Way back in 2002, then-Senator Barack Obama had a lot to say about the Iraq war.
What I am opposed to is the attempt by political hacks like Karl Rove to distract us from a rise in the uninsured, a rise in the poverty rate, a drop in the median income — to distract us from corporate scandals and a stock market that has just gone through the worst month since the Great Depression. That’s what I’m opposed to. A dumb war. A rash war. A war based not on reason but on passion, not on principle but on politics. Now let me be clear — I suffer no illusions about Saddam Hussein. He is a brutal man. A ruthless man. A man who butchers his own people to secure his own power. He has repeatedly defied UN resolutions, thwarted UN inspection teams, developed chemical and biological weapons, and coveted nuclear capacity. He’s a bad guy. The world, and the Iraqi people, would be better off without him.
And the key argument against going to war in Iraq?
But I also know that Saddam poses no imminent and direct threat to the United States…
So going to war against Saddam Hussein was “dumb” because Hussein posed no imminent or direct threat to the US. Obama doctrine then was we don’t go to war when there is no imminent threat.
In 2003 George W. Bush said
Some have said we must not act until the threat is imminent. Since when have terrorists and tyrants announced their intentions, politely putting us on notice before they strike? If this threat is permitted to fully and suddenly emerge, all actions, all words, and all recriminations would come too late. Trusting in the sanity and restraint of Saddam Hussein is not a strategy, and it is not an option.
On 2002 Nancy Pelosi said:
I have seen no evidence or intelligence that suggests that Iraq indeed poses an imminent threat to our nation.
Flash forward to today:
Obama: ISIS is not a direct or imminent threat. Head of DHS Jeh Johnson:
Hours before Barack Obama is to announce an expanded military campaign against Islamic State (Isis) militants, his senior homeland security official assessed that the organization poses no imminent danger to America at home.
“At present, we have no credible information that [Isis] is planning to attack the homeland of the United States,” Homeland Security secretary Jeh Johnson told a Manhattan audience on Wednesday.
Johnson is the latest in a string of top US officials to concede that the jihadist army currently in control of much of eastern Syria and northern and central Iraq is not targeting the US at present, despite beheading two captured American journalists.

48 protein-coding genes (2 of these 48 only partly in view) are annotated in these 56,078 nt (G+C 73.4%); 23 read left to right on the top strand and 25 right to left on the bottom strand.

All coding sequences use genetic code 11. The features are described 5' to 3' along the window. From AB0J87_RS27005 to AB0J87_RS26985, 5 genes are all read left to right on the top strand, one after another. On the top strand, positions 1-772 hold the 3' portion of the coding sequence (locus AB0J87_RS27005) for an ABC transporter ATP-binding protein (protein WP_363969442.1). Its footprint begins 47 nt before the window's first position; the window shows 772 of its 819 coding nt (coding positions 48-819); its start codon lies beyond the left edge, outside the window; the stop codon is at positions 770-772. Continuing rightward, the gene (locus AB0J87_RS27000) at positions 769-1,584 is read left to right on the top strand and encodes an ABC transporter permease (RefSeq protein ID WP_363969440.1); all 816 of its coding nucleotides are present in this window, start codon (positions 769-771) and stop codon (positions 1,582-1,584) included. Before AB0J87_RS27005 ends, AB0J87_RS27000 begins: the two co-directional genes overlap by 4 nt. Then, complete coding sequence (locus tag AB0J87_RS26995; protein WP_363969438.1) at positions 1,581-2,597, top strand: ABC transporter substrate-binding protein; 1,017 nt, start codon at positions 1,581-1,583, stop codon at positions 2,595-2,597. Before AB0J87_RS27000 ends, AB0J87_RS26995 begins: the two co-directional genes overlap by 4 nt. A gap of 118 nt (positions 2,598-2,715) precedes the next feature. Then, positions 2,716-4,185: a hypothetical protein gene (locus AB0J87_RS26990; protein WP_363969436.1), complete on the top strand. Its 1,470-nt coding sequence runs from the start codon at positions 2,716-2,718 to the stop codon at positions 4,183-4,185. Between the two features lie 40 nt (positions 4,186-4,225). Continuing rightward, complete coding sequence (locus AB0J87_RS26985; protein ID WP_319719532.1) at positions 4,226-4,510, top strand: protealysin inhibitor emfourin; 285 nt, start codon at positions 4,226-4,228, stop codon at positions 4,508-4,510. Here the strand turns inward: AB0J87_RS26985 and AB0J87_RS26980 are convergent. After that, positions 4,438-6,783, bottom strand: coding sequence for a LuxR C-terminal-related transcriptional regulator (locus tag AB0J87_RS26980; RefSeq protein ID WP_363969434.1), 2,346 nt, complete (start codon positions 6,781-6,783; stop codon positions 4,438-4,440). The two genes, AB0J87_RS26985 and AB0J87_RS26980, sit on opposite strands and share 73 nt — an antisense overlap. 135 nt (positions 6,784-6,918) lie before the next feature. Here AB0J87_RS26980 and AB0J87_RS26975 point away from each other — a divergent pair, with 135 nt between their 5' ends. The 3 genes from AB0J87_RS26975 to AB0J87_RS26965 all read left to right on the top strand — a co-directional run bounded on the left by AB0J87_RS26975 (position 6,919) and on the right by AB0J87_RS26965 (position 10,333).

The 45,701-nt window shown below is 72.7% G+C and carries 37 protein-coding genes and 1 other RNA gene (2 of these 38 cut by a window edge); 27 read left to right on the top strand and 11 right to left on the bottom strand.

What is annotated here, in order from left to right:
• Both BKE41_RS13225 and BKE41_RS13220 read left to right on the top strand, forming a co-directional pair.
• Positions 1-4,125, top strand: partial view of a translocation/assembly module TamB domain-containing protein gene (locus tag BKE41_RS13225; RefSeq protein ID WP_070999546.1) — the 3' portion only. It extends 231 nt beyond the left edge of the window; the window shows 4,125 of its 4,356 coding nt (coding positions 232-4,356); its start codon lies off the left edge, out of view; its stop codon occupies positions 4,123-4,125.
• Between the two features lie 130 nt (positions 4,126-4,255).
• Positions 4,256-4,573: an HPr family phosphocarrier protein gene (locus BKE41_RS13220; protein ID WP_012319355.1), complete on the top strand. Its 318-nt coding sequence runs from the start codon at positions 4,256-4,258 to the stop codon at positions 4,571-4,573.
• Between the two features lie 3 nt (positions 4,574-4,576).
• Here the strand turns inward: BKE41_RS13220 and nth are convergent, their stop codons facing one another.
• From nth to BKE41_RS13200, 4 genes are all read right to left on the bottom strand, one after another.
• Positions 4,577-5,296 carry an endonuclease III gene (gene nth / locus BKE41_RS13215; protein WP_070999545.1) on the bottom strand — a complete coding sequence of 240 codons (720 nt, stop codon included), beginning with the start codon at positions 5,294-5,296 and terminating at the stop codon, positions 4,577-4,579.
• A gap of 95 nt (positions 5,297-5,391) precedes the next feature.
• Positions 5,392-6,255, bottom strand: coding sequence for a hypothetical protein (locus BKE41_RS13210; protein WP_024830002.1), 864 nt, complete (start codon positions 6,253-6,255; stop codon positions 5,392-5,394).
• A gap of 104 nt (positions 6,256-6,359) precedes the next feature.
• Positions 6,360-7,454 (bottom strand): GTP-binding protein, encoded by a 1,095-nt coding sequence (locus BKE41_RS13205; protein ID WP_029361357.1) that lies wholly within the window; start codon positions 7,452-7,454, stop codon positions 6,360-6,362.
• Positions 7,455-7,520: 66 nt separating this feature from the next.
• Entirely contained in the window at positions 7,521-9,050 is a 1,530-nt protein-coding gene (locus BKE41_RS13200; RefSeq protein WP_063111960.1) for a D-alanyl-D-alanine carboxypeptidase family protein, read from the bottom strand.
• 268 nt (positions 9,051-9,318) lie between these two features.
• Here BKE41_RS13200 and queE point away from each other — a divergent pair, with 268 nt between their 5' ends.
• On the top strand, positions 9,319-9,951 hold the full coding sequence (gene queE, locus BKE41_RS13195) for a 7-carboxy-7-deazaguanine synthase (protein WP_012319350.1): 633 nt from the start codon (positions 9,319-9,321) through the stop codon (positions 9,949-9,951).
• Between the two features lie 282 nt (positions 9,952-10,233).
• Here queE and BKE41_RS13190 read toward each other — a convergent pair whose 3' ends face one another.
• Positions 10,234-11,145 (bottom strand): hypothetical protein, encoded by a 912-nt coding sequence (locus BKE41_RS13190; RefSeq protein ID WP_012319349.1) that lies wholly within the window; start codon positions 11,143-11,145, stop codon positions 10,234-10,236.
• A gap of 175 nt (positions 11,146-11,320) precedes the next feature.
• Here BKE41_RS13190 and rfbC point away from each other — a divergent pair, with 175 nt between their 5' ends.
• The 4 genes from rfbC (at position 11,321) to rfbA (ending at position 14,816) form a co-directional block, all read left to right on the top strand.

If ISIS is not a direct or imminent threat, why are we bombing them? Does this not qualify as a “dumb war”? Here’s what Obama said about ISIS:
He said that ISIS poses the most direct threat to Iraq, Syria, and the broader Middle East, but “if left unchecked, these terrorists could pose a growing threat beyond that region, including to the United States.”
So in other words, we should not wait for the ISIS threat to become imminent. Golly, I know I’ve heard that argument somewhere before.
It doesn’t end there. George Bush sought and received from Congress an Authorization to Use Military Force and won approval from Congress for the wars both in Iraq and Afghanistan. in Iraq. Two months ago Barack Obama demanded that Congress rescind the AUMF.
The Obama administration is calling on Congress to fully repeal the war authorization in Iraq to ensure that no U.S. troops return to the country, which is under siege by the extremist Islamic State of Iraq and the Levant (ISIL or ISIS).
White House national security adviser Susan Rice petitioned Speaker of the House John Boehner (R., Ohio) in a letter Friday to completely repeal the war authorization, officially known as the Authorization for Use of Military Force in Iraq, or AUMF.
Rice’s letter was sent as Congress just hours before it approved a resolution opposing U.S. military intervention in Iraq, where the terrorist group ISIL claims to have established an Islamic caliphate.
“We believe a more appropriate and timely action for Congress to take is the repeal of the outdated 2002 Authorization for Use of Military Force in Iraq,” Rice wrote, according to a copy of her letter obtained by the Washington Free Beacon.
If you know anything, you know that Barack Obama’s words have no lasting value. Today Obama leans heavily that AUMF.
The administration’s embrace of the 2002 Iraq war authorization through this obscure citation is awkward because it paints the expanding anti-ISIL campaign as a successor to President George W. Bush’s invasion of Iraq 12 years ago. Last year at the United Nations General Assembly, Obama spoke of working “to end a decade of war” and cited the withdrawal of all American troops from Iraq as a part of that effort. On Wednesday he’ll address the General Assembly the day after having essentially extended that effort.
In addition, Obama’s reliance on the measure is jarring because National Security Adviser Susan Rice wrote to House Speaker John Boehner in July to urge Congress to rescind the law. She called the Iraq War resolution “outdated” and said the White House had no plans to rely on it.
“The Iraq AUMF is no longer used for any U.S. Government activities and the Administration fully supports its repeal,” she wrote.
Barack Obama has morphed into George W. Bush but without the honesty, integrity or competency. The left’s worst nightmare has been realized.